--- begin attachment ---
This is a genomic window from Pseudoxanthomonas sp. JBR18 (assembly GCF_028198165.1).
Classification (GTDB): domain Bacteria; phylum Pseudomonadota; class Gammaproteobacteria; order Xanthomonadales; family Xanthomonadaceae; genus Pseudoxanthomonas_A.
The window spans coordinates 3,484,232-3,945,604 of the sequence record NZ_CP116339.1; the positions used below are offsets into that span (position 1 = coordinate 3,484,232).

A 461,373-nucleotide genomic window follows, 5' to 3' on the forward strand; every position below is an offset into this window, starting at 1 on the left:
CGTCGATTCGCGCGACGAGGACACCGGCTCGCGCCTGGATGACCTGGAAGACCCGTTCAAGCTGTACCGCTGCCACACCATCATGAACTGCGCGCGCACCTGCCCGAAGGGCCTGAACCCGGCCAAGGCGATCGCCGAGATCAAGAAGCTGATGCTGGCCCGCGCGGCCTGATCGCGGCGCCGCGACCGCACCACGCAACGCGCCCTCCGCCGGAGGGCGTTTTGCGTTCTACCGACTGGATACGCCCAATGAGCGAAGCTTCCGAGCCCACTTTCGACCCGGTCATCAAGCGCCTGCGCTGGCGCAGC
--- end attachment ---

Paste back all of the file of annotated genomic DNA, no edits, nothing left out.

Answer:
This is a genomic window from Pseudoxanthomonas sp. JBR18 (assembly GCF_028198165.1).
Classification (GTDB): domain Bacteria; phylum Pseudomonadota; class Gammaproteobacteria; order Xanthomonadales; family Xanthomonadaceae; genus Pseudoxanthomonas_A.
The window spans coordinates 3,484,232-3,945,604 of the sequence record NZ_CP116339.1; the positions used below are offsets into that span (position 1 = coordinate 3,484,232).

A 461,373-nucleotide genomic window follows, 5' to 3' on the forward strand; every position below is an offset into this window, starting at 1 on the left:
CGTCGATTCGCGCGACGAGGACACCGGCTCGCGCCTGGATGACCTGGAAGACCCGTTCAAGCTGTACCGCTGCCACACCATCATGAACTGCGCGCGCACCTGCCCGAAGGGCCTGAACCCGGCCAAGGCGATCGCCGAGATCAAGAAGCTGATGCTGGCCCGCGCGGCCTGATCGCGGCGCCGCGACCGCACCACGCAACGCGCCCTCCGCCGGAGGGCGTTTTGCGTTCTACCGACTGGATACGCCCAATGAGCGAAGCTTCCGAGCCCACTTTCGACCCGGTCATCAAGCGCCTGCGCTGGCGCAGC